Depressing stuff

It’s about that time of year again. No, I’m not talking about when ESPN tells you what Ray Lewis and his teammates ate for breakfast along with every other remotely interesting detail of the other Super Bowl players’ lives. Instead, I’m talking about the time that law schools start to really get anal retentive about getting their graduate employment forms back.

I bet some of you readers have already received a couple of emails from your alma mater, each increasingly desperate and frantic as the head of career services threatens to pull his hair out unless you respond. This may seem like a good or even noble task for the school to perform, but let’s take a closer look at what’s really going on….

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We’ve all been there. It’s Friday. It’s 5:30 p.m. The rest of the working world is already well into their weekend, their three-day weekend.

But you’re not sure if you can leave. You work in Biglaw, and you don’t know if it’s okay to simply get up from your desk and rejoin the rest of free humanity.

Well, here’s something that can help you. A former Biglaw associate made a handy chart to let you know when it’s okay to leave….

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‘Please sir, some more gruel experience.’

Anyone who’s been following the implosion of the law school bubble is well aware of the fact that many recent graduates have been left floundering when it comes to employment prospects. And given the vast media coverage of the legal academy’s existential crisis, everyone and their mother knows that entry-level law jobs are few and far between. People are hungry for experience, but they’ve quickly come to the conclusion that it’s a real seller’s market out there. In today’s economy, it’s kill, be killed, or work in retail with a law degree (a fate which, for some, may be worse than even death).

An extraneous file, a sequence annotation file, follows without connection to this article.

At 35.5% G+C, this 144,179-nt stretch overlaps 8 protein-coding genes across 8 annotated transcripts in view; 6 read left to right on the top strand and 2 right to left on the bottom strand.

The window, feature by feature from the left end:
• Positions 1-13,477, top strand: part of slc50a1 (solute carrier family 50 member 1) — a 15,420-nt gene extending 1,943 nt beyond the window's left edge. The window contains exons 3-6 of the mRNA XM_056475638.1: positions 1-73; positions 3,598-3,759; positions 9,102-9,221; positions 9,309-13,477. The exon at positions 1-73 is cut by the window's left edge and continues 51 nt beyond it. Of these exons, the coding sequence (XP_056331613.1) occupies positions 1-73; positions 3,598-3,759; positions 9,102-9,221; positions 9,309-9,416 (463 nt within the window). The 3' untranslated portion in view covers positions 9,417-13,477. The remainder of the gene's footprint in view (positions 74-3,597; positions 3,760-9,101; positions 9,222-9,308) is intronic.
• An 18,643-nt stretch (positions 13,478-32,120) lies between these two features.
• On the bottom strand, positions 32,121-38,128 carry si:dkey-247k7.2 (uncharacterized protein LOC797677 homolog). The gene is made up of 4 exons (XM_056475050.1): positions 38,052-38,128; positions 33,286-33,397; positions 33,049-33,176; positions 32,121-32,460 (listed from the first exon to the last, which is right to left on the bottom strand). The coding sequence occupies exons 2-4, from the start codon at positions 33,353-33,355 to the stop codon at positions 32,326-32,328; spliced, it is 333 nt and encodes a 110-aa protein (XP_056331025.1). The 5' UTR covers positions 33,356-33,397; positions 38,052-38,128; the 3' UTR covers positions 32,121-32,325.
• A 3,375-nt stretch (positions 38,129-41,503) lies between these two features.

As expected, some employers have chosen to take advantage of this situation. Take, for example, the “excellent position” we covered last summer, after a number of tipsters emailed us to express their outrage. The job was touted as providing “valuable experience,” and even though it had a sad little yearly salary of $10,000, some 32 people applied.

In the wonderful world of legal one-uppance, it was only a matter of time before someone came up with an even more audacious employment scheme. Would you be willing to pay someone for legal experience? Because that’s what this Connecticut law firm expects you to do.

Leave it to a lawyer to come up with a way to turn this dearth of job opportunities into a revenue stream….

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In Professor Paul Campos’s new book, Don’t Go To Law School (Unless) (affiliate link) — a book I’d recommend to anyone thinking seriously about law school — he shares an email from an individual who, after much research and thought, decides to enroll in law school. The email sheds some light on why people continue to sign up for law school despite all the warnings (from folks like Professor Campos, my colleague Elie Mystal, and many others). The law student writes:

[Prospective law students] think: debt doesn’t matter. There is no penalty for defaulting on the debt, except the relinquishment of the privileges of an advanced financial life. . . Students evaluating the horrible deal in question believe they have no access anyway to those privileges (e.g. a retirement account, a home purchase, a start-up business). For the student in question, all law school has to do is provide some potential benefit, and it becomes a rational choice.